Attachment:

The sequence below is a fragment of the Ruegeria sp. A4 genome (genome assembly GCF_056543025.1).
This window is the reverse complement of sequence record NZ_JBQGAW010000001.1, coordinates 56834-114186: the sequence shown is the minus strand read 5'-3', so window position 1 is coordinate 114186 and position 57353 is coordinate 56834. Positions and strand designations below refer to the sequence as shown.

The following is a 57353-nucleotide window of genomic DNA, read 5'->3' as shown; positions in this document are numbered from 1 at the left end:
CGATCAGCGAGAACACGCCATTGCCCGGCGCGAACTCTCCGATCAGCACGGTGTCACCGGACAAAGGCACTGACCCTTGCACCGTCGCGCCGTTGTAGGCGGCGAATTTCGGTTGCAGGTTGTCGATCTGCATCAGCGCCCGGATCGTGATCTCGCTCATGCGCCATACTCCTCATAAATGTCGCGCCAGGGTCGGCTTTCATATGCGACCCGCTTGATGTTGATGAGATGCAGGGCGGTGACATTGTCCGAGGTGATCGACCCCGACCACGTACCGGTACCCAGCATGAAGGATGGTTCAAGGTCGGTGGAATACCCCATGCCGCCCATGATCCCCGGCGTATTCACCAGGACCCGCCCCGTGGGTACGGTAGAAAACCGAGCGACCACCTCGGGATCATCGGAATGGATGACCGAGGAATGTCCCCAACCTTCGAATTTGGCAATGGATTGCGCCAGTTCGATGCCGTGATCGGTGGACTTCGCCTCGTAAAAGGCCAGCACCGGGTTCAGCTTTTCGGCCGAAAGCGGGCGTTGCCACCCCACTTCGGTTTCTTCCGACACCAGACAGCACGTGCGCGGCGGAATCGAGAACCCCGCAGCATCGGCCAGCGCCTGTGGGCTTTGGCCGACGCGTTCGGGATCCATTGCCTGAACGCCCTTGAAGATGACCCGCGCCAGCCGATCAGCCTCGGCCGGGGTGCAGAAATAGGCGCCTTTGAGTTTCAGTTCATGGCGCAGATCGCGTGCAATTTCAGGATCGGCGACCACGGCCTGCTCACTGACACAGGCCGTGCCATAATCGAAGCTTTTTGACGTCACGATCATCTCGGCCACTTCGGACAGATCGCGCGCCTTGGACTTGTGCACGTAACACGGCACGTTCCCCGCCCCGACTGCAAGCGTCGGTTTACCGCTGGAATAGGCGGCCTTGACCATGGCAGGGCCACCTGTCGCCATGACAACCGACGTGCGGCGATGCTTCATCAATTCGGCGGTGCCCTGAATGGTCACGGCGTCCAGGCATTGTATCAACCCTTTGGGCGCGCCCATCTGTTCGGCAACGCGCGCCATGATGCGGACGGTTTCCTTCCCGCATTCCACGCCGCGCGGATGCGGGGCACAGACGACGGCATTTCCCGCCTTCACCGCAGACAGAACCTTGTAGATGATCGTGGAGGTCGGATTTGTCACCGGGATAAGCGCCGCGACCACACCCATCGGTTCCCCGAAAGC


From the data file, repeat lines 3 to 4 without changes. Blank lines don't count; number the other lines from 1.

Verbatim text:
The following is a 57353-nucleotide window of genomic DNA, read 5'->3' as shown; positions in this document are numbered from 1 at the left end:
CGATCAGCGAGAACACGCCATTGCCCGGCGCGAACTCTCCGATCAGCACGGTGTCACCGGACAAAGGCACTGACCCTTGCACCGTCGCGCCGTTGTAGGCGGCGAATTTCGGTTGCAGGTTGTCGATCTGCATCAGCGCCCGGATCGTGATCTCGCTCATGCGCCATACTCCTCATAAATGTCGCGCCAGGGTCGGCTTTCATATGCGACCCGCTTGATGTTGATGAGATGCAGGGCGGTGACATTGTCCGAGGTGATCGACCCCGACCACGTACCGGTACCCAGCATGAAGGATGGTTCAAGGTCGGTGGAATACCCCATGCCGCCCATGATCCCCGGCGTATTCACCAGGACCCGCCCCGTGGGTACGGTAGAAAACCGAGCGACCACCTCGGGATCATCGGAATGGATGACCGAGGAATGTCCCCAACCTTCGAATTTGGCAATGGATTGCGCCAGTTCGATGCCGTGATCGGTGGACTTCGCCTCGTAAAAGGCCAGCACCGGGTTCAGCTTTTCGGCCGAAAGCGGGCGTTGCCACCCCACTTCGGTTTCTTCCGACACCAGACAGCACGTGCGCGGCGGAATCGAGAACCCCGCAGCATCGGCCAGCGCCTGTGGGCTTTGGCCGACGCGTTCGGGATCCATTGCCTGAACGCCCTTGAAGATGACCCGCGCCAGCCGATCAGCCTCGGCCGGGGTGCAGAAATAGGCGCCTTTGAGTTTCAGTTCATGGCGCAGATCGCGTGCAATTTCAGGATCGGCGACCACGGCCTGCTCACTGACACAGGCCGTGCCATAATCGAAGCTTTTTGACGTCACGATCATCTCGGCCACTTCGGACAGATCGCGCGCCTTGGACTTGTGCACGTAACACGGCACGTTCCCCGCCCCGACTGCAAGCGTCGGTTTACCGCTGGAATAGGCGGCCTTGACCATGGCAGGGCCACCTGTCGCCATGACAACCGACGTGCGGCGATGCTTCATCAATTCGGCGGTGCCCTGAATGGTCACGGCGTCCAGGCATTGTATCAACCCTTTGGGCGCGCCCATCTGTTCGGCAACGCGCGCCATGATGCGGACGGTTTCCTTCCCGCATTCCACGCCGCGCGGATGCGGGGCACAGACGACGGCATTTCCCGCCTTCACCGCAGACAGAACCTTGTAGATGATCGTGGAGGTCGGATTTGTCACCGGGATAAGCGCCGCGACCACACCCATCGGTTCCCCGAAAGC